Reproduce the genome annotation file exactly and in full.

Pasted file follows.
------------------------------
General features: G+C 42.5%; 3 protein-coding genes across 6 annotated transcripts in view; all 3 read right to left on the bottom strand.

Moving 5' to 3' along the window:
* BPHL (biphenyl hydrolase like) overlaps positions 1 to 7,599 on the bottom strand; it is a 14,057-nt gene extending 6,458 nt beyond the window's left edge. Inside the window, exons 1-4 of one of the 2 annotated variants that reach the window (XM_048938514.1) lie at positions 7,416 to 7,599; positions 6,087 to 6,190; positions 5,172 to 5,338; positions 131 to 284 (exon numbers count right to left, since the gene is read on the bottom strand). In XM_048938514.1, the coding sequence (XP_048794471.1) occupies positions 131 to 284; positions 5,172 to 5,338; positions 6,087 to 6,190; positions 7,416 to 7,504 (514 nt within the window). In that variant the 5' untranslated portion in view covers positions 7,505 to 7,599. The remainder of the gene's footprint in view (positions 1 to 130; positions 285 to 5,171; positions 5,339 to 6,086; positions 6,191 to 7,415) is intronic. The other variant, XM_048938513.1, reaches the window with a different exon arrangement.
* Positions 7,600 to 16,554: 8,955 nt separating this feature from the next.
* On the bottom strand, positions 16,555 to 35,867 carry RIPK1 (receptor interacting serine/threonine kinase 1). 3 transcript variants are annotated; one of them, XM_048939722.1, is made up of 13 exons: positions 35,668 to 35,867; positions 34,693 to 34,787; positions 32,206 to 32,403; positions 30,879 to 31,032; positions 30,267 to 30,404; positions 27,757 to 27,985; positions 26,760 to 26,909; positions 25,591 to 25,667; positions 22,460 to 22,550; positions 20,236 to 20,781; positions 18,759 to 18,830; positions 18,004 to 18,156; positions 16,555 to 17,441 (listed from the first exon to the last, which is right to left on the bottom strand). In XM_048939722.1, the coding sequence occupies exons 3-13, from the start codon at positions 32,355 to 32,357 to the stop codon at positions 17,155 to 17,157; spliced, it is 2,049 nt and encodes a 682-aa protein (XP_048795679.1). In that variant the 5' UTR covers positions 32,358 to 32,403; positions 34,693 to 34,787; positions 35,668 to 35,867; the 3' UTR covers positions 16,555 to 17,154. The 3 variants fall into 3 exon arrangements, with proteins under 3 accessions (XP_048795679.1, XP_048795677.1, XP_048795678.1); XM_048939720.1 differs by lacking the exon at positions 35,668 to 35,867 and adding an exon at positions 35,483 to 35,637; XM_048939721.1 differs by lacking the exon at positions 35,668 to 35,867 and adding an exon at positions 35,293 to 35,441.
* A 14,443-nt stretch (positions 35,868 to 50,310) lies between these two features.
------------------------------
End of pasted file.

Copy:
General features: G+C 42.5%; 3 protein-coding genes across 6 annotated transcripts in view; all 3 read right to left on the bottom strand.

Moving 5' to 3' along the window:
* BPHL (biphenyl hydrolase like) overlaps positions 1 to 7,599 on the bottom strand; it is a 14,057-nt gene extending 6,458 nt beyond the window's left edge. Inside the window, exons 1-4 of one of the 2 annotated variants that reach the window (XM_048938514.1) lie at positions 7,416 to 7,599; positions 6,087 to 6,190; positions 5,172 to 5,338; positions 131 to 284 (exon numbers count right to left, since the gene is read on the bottom strand). In XM_048938514.1, the coding sequence (XP_048794471.1) occupies positions 131 to 284; positions 5,172 to 5,338; positions 6,087 to 6,190; positions 7,416 to 7,504 (514 nt within the window). In that variant the 5' untranslated portion in view covers positions 7,505 to 7,599. The remainder of the gene's footprint in view (positions 1 to 130; positions 285 to 5,171; positions 5,339 to 6,086; positions 6,191 to 7,415) is intronic. The other variant, XM_048938513.1, reaches the window with a different exon arrangement.
* Positions 7,600 to 16,554: 8,955 nt separating this feature from the next.
* On the bottom strand, positions 16,555 to 35,867 carry RIPK1 (receptor interacting serine/threonine kinase 1). 3 transcript variants are annotated; one of them, XM_048939722.1, is made up of 13 exons: positions 35,668 to 35,867; positions 34,693 to 34,787; positions 32,206 to 32,403; positions 30,879 to 31,032; positions 30,267 to 30,404; positions 27,757 to 27,985; positions 26,760 to 26,909; positions 25,591 to 25,667; positions 22,460 to 22,550; positions 20,236 to 20,781; positions 18,759 to 18,830; positions 18,004 to 18,156; positions 16,555 to 17,441 (listed from the first exon to the last, which is right to left on the bottom strand). In XM_048939722.1, the coding sequence occupies exons 3-13, from the start codon at positions 32,355 to 32,357 to the stop codon at positions 17,155 to 17,157; spliced, it is 2,049 nt and encodes a 682-aa protein (XP_048795679.1). In that variant the 5' UTR covers positions 32,358 to 32,403; positions 34,693 to 34,787; positions 35,668 to 35,867; the 3' UTR covers positions 16,555 to 17,154. The 3 variants fall into 3 exon arrangements, with proteins under 3 accessions (XP_048795679.1, XP_048795677.1, XP_048795678.1); XM_048939720.1 differs by lacking the exon at positions 35,668 to 35,867 and adding an exon at positions 35,483 to 35,637; XM_048939721.1 differs by lacking the exon at positions 35,668 to 35,867 and adding an exon at positions 35,293 to 35,441.
* A 14,443-nt stretch (positions 35,868 to 50,310) lies between these two features.